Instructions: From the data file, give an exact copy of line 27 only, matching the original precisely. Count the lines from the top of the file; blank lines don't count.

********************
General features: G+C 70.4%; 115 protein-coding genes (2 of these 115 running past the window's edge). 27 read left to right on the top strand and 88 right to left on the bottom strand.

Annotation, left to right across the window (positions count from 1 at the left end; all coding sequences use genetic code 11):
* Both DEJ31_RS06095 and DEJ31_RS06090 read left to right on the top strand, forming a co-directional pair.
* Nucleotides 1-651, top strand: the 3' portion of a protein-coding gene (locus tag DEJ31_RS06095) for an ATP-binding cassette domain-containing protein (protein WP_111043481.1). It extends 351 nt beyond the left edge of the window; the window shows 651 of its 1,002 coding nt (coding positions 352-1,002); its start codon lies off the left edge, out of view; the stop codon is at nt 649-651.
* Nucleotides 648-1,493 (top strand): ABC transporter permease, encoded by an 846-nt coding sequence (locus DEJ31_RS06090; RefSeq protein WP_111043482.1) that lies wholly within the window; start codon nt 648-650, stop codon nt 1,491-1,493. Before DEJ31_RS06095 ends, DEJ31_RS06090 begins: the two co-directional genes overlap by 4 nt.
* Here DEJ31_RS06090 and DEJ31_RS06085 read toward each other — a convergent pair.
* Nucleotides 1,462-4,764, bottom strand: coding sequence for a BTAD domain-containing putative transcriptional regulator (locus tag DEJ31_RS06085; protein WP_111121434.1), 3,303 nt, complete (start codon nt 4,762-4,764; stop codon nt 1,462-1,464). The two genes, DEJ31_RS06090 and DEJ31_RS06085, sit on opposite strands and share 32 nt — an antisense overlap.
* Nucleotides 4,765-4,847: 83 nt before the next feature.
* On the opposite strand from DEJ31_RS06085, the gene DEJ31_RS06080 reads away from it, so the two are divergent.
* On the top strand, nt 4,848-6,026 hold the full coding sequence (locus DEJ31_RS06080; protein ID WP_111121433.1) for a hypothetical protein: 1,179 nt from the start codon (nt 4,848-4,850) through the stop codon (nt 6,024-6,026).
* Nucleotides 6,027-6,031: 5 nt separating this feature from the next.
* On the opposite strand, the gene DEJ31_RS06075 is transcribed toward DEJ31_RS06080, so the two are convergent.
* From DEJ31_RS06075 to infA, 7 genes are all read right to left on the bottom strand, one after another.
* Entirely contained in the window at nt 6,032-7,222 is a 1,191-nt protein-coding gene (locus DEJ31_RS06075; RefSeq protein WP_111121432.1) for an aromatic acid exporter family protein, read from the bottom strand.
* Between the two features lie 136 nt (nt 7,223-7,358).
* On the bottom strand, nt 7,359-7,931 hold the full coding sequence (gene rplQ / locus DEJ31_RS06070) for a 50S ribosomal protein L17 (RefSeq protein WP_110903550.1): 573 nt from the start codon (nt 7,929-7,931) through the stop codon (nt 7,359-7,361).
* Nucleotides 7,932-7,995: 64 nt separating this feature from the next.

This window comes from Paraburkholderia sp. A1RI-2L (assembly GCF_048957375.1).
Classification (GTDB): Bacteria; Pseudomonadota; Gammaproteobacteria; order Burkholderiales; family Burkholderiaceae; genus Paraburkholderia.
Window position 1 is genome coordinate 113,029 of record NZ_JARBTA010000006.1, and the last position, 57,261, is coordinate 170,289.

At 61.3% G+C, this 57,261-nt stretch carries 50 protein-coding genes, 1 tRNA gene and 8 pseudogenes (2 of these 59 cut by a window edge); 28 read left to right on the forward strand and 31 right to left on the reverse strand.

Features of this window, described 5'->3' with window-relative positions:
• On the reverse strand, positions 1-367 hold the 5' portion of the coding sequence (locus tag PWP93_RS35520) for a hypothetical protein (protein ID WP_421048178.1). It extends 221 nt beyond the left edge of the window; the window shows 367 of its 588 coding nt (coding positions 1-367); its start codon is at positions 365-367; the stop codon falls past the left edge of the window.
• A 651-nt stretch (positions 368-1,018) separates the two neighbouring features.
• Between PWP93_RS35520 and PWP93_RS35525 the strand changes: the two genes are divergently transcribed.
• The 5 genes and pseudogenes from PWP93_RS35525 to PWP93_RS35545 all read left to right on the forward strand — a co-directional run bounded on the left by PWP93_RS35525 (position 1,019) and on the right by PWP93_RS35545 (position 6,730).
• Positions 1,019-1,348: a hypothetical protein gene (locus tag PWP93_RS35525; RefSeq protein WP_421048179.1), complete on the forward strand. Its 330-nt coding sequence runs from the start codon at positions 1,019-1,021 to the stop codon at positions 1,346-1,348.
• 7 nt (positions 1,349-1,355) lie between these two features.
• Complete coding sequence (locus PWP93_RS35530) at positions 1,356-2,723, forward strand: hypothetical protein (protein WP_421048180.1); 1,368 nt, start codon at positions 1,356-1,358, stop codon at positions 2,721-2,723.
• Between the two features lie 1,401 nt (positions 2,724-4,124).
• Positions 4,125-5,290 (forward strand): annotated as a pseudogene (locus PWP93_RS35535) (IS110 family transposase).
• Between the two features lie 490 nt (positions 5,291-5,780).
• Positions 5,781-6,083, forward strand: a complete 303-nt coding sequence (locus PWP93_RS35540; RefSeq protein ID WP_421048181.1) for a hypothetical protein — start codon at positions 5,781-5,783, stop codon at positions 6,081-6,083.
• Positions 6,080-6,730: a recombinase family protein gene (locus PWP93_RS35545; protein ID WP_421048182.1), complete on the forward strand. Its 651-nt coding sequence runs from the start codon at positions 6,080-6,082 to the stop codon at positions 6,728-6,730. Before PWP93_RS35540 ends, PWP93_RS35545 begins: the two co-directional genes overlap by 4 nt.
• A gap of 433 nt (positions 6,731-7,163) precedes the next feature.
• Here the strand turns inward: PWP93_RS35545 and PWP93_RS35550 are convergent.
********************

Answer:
• Positions 1,019-1,348: a hypothetical protein gene (locus tag PWP93_RS35525; RefSeq protein WP_421048179.1), complete on the forward strand. Its 330-nt coding sequence runs from the start codon at positions 1,019-1,021 to the stop codon at positions 1,346-1,348.